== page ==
For those of you not in China, you may not have heard, but it’s the Chinese New Year! And according to the zodiac calendar, it’s the Year of the Horse! Happy New Year! 新年快乐! Woot!
The nation of China has basically shut down at this point, which might be a hard concept for people to understand. It’s not just that it’s a holiday … it’s DEAD here. I’ve stocked up on snacks (maybe not enough given the rate I’m chowing down) and plan on basically hibernating. Some places will reopen on the second day of the (lunar) new year, but the official holiday (which most people follow, crazy make-up days and all) is for one week starting today, from January 31st (first day of the new year) to February 6th (seventh day).
There were some fireworks earlier in the evening around 9 and 10 or so, but wow … once the clock struck 12, it was like complete madness out there. There were fireworks going off left and right, some of them really really close. It looked like the apartment securitiy guards were having a ball :) The air quality was pretty bad today so the sky wasn’t very clear to begin with. But now, with all the smoke from the fireworks still lingering in the air? Visibility is … pretty darn low. Cheers!
On December 6, 2014, the PM2.5 in Shanghai went “beyond index” … which is scary speak for WOAH WE DIDN’T REALIZE IT COULD GET THIS BAD. Sigh. They say it feels like life is longer in cities like Shanghai because everything moves so fast and there’s always something happening or new to do. But … that gets canceled out by the crappy air that’s slowly killing us and drives us into our air-purified apartments.
Since then there have been a few other days of “I really should start wearing an air mask,” but for the most part the air quality is much better (meaning that we’ve been staying in the Moderate to Unhealthy range). But when I was here a few years back, most people never even thought about air quality because Shanghai’s air was always fairly decent, especially in comparison to Beijing’s. It’s actually quite frightening.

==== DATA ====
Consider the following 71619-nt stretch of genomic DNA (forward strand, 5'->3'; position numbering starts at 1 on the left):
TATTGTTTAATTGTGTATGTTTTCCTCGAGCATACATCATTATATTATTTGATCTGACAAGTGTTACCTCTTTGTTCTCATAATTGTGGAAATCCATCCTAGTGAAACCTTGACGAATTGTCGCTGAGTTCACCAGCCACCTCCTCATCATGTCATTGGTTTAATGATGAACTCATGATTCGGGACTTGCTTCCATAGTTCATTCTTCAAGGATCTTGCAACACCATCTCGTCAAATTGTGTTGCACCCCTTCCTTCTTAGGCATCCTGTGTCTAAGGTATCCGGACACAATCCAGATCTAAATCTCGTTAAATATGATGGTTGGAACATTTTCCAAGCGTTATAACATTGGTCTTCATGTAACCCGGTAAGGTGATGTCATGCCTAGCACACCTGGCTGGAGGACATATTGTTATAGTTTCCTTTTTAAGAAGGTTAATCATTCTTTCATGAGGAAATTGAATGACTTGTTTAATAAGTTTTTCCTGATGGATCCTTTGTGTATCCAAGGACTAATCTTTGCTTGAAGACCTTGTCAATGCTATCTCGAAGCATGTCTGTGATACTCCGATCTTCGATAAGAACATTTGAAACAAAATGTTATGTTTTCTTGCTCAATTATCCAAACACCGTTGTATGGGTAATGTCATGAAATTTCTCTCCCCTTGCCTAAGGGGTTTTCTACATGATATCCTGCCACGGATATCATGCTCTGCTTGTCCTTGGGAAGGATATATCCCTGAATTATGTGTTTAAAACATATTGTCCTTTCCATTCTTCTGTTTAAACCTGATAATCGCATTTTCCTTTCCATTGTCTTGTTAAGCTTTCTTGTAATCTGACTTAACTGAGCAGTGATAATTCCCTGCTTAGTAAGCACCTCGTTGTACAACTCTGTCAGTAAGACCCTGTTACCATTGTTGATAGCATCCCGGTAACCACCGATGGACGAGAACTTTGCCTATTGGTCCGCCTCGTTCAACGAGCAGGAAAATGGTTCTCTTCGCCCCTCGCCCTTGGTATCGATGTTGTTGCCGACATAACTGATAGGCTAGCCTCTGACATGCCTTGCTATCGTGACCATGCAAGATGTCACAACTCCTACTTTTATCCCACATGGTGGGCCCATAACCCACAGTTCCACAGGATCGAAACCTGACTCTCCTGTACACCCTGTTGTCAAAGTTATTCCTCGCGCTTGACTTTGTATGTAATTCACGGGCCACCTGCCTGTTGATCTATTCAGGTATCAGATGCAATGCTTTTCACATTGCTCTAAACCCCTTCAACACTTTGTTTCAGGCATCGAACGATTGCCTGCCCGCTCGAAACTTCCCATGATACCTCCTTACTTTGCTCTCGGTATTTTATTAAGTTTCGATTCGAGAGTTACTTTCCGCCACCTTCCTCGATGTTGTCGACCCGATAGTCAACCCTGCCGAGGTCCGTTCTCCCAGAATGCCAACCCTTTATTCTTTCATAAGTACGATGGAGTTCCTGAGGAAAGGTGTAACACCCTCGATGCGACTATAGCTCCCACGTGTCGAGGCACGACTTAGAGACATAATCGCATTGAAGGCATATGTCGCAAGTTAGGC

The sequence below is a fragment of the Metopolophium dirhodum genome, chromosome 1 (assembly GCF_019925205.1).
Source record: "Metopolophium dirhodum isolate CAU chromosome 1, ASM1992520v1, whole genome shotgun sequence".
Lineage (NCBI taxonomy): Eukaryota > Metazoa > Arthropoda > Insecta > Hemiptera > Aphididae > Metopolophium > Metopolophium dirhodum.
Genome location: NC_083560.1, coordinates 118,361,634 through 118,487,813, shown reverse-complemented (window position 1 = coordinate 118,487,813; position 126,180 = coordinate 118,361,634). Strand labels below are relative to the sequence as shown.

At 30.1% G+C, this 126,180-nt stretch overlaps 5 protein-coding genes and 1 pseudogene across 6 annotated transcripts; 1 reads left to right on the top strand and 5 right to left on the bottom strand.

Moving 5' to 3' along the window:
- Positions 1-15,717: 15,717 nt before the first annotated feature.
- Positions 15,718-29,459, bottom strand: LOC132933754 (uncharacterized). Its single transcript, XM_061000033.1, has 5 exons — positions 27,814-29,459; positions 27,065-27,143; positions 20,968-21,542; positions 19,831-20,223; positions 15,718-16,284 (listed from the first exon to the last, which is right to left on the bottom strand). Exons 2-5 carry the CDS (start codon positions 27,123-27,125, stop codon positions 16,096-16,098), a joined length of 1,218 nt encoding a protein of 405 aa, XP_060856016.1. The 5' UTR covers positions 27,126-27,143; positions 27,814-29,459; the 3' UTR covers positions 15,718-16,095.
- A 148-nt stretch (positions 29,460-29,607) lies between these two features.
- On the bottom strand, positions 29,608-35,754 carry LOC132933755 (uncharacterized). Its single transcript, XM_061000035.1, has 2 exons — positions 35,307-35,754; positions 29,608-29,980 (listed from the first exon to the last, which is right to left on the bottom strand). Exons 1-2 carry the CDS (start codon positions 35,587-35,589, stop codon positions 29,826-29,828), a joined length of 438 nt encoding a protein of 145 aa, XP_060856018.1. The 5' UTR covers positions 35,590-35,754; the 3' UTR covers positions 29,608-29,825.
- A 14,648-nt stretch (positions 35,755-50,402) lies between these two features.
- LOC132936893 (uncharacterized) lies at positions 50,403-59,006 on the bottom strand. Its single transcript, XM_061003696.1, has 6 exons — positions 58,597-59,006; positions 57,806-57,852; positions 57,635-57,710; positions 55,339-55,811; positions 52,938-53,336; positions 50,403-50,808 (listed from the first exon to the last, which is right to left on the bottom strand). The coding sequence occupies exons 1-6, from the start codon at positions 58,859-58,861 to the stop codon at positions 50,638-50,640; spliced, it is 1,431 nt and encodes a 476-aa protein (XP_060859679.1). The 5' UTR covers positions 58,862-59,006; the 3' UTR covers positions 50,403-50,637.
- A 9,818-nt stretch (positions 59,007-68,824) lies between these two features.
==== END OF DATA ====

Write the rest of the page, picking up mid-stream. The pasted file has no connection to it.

You know that song “Every Breath You Take” by The Police? Good song. Well, here’s the Shanghai version (keeping in mind that I have no sense of rhythm):
Every breath you take Every move you make Every day in China Every step outside You die a little
Oh can’t you see? Oh wait no you can’t It’s a blank white sky That definitely isn’t fog
But how I still love Shanghai! Sigh. Despite the air problems, I’m here and loving it. Maybe not as much now that I’m worried about developing asthma, but China’s still the place to be. For me, for now. A donation to cover my future respiratory medical bills would be appreciated. Thanks.
I completely agree that there is something sketchy about eating food on the side of the street. But it’s really hard to beat! There’s just something so alluring about eating freshly cooked stuff off of sticks while cars are whizzing by and you’re sitting on a bright blue plastic stool with your jacket and scarf on. It’s fun, cheap, and I have yet to get sick off of it (although I tend to go to the places that are a little more established … er, offer stools and use separate tables/grills rather than the ones that consist of only a little wheelie cart).